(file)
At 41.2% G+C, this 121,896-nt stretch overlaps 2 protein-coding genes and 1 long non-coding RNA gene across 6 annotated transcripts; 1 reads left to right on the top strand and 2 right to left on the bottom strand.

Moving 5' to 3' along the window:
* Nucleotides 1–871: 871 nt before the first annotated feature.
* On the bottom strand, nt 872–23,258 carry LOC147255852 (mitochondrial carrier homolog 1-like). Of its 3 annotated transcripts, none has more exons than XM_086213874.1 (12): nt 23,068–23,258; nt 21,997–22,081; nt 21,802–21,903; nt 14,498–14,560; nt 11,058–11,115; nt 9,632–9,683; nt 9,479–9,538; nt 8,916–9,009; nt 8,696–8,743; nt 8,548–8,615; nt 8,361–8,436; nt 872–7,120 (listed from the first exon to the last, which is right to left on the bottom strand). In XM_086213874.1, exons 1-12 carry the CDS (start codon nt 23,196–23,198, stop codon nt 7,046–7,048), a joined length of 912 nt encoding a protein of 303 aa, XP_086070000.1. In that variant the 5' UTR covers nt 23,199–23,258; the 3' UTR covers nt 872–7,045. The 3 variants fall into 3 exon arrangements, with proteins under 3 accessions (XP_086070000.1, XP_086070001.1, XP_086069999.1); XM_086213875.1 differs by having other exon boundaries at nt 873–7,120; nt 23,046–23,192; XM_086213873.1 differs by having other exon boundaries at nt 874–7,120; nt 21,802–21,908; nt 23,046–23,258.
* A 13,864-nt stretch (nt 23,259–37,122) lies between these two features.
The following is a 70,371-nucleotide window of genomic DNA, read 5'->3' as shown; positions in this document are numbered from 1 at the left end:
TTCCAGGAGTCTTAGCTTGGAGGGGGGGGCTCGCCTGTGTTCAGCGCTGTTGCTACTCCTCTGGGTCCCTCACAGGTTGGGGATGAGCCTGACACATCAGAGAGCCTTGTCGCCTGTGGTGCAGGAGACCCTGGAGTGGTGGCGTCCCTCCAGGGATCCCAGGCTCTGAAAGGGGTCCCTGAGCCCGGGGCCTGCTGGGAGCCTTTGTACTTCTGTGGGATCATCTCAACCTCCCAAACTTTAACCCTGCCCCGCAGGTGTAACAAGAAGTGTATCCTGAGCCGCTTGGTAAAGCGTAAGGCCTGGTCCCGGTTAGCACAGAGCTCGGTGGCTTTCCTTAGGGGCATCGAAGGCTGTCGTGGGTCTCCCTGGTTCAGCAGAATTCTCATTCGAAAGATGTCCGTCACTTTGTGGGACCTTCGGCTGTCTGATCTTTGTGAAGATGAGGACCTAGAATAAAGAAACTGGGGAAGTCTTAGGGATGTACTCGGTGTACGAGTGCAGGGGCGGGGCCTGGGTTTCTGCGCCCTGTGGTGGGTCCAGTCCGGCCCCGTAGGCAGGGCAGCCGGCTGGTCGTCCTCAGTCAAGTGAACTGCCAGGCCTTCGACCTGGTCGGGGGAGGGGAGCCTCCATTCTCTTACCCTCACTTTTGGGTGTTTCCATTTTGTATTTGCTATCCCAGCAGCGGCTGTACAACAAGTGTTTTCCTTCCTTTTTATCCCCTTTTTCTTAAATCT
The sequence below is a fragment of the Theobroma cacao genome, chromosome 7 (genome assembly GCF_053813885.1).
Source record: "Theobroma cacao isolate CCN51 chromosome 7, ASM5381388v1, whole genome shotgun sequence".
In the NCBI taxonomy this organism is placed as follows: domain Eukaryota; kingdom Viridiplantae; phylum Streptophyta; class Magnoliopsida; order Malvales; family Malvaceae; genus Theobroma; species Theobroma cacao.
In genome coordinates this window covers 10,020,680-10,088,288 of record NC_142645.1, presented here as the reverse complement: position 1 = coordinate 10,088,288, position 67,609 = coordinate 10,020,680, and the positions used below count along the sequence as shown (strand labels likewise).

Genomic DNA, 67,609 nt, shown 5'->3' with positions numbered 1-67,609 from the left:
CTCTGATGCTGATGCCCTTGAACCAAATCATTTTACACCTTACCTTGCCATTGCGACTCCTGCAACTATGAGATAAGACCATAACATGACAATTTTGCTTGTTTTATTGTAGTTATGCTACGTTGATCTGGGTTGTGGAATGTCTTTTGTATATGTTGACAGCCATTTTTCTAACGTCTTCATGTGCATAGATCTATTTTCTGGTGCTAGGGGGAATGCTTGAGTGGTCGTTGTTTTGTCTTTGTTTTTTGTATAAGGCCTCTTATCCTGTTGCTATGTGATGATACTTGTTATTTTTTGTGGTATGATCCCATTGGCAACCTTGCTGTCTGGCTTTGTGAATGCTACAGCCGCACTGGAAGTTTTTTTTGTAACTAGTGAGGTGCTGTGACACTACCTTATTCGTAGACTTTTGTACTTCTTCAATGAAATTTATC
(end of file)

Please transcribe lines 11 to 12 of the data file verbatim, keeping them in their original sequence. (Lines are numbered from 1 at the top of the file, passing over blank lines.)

In genome coordinates this window covers 10,020,680-10,088,288 of record NC_142645.1, presented here as the reverse complement: position 1 = coordinate 10,088,288, position 67,609 = coordinate 10,020,680, and the positions used below count along the sequence as shown (strand labels likewise).

Genomic DNA, 67,609 nt, shown 5'->3' with positions numbered 1-67,609 from the left: